And some details and the blurb for those who want to join

Suite Française by Irène Nemirovsky, 432 pages, France 1942, WWII

Set during the year that France fell to the Nazis, Suite Française falls into two parts. The first is a brilliant depiction of a group of Parisians as they flee the Nazi invasion; the second follows the inhabitants of a small rural community under occupation. Suite Française is a novel that teems with wonderful characters struggling with the new regime. However, amidst the mess of defeat, and all the hypocrisy and compromise, there is hope. True nobility and love exist, but often in surprising places.

Irène Némirovsky began writing Suite Française in 1940, but her death in Auschwitz prevented her from seeing the day, sixty-five years later, that the novel would be discovered by her daughter and hailed worldwide as a masterpiece.

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The discussion starts on Tuesday, 31 October 2017.

Further information on the Literature and War Readalong 2017, including all the book blurbs, can be found here.

Leslie Marmon Silko: Ceremony (1977) Literature and War Readalong September 2017

The good news first—I got along better with Leslie Marmon Silko’s Ceremony than with N. Scott Momaday’s House Made of Dawn. I found the writing evocative; the descriptions of the landscape are stunning and it’s a very rich, multi-layered book. The bad news—it was still hard work. There’s not much of a plot, the story isn’t told chronologically, there’s a mix between prose and poems, and without some research, a lot of it would have gone over my head. And that even though I studied cultural anthropology and have at least some idea of Native American mythology.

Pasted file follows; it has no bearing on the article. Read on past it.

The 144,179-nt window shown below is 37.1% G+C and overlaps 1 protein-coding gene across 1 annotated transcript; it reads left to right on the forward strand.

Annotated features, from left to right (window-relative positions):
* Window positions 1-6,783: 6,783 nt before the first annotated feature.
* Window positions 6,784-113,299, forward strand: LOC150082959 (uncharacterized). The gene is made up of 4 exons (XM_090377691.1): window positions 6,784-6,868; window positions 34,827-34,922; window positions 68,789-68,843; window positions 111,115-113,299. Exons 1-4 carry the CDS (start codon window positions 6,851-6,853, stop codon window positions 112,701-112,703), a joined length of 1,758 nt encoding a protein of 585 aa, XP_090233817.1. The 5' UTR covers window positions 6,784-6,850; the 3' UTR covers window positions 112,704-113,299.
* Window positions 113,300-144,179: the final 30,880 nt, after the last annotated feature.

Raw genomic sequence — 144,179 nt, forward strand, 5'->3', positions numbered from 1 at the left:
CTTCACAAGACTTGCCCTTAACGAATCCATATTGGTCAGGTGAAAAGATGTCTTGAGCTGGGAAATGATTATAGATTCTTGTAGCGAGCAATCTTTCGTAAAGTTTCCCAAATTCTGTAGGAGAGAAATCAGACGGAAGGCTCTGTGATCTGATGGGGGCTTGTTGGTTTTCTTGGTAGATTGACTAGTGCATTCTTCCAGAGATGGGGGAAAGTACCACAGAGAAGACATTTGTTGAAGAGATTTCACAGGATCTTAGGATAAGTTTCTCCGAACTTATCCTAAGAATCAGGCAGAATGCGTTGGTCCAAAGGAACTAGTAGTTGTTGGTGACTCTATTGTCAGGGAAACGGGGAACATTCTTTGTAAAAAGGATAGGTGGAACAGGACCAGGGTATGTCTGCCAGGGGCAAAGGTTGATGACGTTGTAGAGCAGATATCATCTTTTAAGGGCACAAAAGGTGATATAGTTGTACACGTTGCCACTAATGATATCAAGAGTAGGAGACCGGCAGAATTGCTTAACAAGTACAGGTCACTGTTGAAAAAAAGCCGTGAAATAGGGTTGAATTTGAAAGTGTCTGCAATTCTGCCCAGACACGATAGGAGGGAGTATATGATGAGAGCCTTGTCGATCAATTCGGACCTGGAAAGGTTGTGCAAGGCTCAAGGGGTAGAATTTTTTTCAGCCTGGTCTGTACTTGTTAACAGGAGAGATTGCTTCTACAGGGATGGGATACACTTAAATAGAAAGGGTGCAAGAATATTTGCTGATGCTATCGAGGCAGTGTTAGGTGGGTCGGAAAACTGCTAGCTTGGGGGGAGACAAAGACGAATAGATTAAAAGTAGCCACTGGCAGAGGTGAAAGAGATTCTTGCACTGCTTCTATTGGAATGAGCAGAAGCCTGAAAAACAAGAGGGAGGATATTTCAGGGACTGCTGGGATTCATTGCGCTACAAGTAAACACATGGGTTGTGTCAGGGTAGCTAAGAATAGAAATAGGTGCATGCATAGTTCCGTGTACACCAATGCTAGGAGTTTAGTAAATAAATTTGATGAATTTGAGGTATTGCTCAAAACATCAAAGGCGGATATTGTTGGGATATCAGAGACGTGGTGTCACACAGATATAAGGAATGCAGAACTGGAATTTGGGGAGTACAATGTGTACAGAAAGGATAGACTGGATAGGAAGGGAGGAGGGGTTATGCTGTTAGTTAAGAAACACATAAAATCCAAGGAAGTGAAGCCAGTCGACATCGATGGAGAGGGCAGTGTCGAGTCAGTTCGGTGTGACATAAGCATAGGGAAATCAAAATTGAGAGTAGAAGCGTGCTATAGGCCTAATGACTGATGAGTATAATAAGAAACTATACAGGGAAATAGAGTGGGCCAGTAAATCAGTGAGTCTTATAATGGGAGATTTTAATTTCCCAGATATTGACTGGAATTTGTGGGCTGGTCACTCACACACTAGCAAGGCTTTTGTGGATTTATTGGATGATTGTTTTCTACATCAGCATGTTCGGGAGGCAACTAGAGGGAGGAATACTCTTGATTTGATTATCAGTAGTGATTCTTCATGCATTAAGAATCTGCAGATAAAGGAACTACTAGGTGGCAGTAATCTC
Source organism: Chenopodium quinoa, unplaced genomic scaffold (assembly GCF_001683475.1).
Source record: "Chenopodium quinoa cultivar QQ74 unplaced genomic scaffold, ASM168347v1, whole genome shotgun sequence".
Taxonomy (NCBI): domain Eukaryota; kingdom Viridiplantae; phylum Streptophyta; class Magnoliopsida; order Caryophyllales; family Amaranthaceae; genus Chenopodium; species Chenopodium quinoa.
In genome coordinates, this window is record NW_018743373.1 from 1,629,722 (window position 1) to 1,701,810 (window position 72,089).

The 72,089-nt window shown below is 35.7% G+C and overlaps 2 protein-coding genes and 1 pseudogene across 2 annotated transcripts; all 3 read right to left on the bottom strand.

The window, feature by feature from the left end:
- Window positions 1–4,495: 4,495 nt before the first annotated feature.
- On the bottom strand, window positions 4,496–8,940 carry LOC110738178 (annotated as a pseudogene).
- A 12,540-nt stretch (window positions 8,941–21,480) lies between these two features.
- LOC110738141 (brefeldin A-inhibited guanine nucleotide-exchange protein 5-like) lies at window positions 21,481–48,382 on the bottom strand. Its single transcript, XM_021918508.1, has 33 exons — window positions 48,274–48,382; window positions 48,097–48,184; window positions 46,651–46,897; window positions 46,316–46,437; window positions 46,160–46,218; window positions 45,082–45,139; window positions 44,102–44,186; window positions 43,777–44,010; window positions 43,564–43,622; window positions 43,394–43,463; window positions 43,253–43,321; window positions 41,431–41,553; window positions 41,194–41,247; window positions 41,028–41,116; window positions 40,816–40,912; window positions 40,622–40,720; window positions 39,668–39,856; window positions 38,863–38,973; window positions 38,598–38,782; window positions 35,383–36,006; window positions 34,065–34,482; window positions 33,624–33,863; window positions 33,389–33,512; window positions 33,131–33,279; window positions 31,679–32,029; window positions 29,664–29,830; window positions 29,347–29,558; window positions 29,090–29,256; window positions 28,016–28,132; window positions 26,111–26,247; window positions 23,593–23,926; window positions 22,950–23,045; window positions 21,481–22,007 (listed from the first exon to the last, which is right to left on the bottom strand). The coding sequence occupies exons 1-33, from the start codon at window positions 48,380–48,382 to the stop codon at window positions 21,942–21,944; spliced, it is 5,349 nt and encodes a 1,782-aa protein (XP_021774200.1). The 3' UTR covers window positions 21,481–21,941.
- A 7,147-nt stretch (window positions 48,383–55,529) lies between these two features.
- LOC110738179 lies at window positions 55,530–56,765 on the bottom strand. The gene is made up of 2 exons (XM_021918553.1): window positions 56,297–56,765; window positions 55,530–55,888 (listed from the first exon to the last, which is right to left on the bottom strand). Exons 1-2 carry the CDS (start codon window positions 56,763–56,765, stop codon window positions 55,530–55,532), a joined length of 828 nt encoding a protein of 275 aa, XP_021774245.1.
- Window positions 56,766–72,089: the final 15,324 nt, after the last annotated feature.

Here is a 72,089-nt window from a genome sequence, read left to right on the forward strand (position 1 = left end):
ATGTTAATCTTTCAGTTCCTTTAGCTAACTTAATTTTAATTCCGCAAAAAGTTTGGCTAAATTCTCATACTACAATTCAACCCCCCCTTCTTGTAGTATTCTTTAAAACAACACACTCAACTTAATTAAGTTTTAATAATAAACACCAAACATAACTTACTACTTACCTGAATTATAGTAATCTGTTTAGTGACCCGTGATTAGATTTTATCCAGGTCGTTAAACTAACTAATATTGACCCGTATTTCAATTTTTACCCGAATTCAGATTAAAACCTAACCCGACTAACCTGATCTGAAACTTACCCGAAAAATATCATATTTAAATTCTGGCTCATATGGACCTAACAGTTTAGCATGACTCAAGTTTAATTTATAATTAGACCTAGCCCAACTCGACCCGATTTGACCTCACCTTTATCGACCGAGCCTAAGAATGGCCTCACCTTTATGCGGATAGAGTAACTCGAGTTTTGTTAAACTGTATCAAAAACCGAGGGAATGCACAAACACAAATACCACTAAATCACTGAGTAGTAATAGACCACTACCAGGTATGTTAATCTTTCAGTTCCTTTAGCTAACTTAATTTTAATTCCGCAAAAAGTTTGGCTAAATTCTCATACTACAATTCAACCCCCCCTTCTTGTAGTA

Given its complexity and that I did only very little research after finishing it, I can’t write an exhaustive review. But I can give you a brief summary and focus on some of the elements that stood out for me.

Tayo, who is half Laguna and half White, suffers from PTSD. He’s a veteran of the war in the Pacific. But not only that, he was also a prisoner of war and one of only a few to survive the notorious Bataan Death March. He’s haunted by the atrocities of war, like the killing of Japanese prisoners, and the things he saw during the march, especially the death of his best friend Rocky. After his captivity, after the war, Tayo spends time at an army hospital but back at the reservation, it’s clear, he’s not cured. He hallucinates, hears voices, drinks too much and gets violent. His family feels that only a medicine man can help but the first ceremony doesn’t change anything because the medicine man is stuck in the past. Only when Tayo finds another medicine man, who incorporates the changes the world has undergone, does he have a chance to heal.

The book explores many themes. Change and identity, the way white people destroy nature and other humans, war, spirituality, the landscape and nature. One could pick any of these themes and write endlessly about it. Since I read this for the readalong, I’ll focus on  a few of the war elements.

There are several things that stood out. First, Tayo, Rocky, and their friends sign up because they hope that fighting for the US, will help them to be accepted. To become “real Americans” one could say. Once back, they soon learn that nothing has changed. They don’t receive any recognition and are pretty much where they were before, only worse off because now they have to deal with contradictions and trauma. Tayo discovers one of the biggest contradictions once he realizes that the Japanese look similar and that the faces of his friends and the soldiers merge in his hallucinations. That’s when he understands he has been instrumentalized by the whites. But not only that – they value him and his people as little as the Japanese. The atomic bomb was tested near the Indian reservations and then used to bomb people, who look a lot like the Indians. The sequence below illustrates this very well.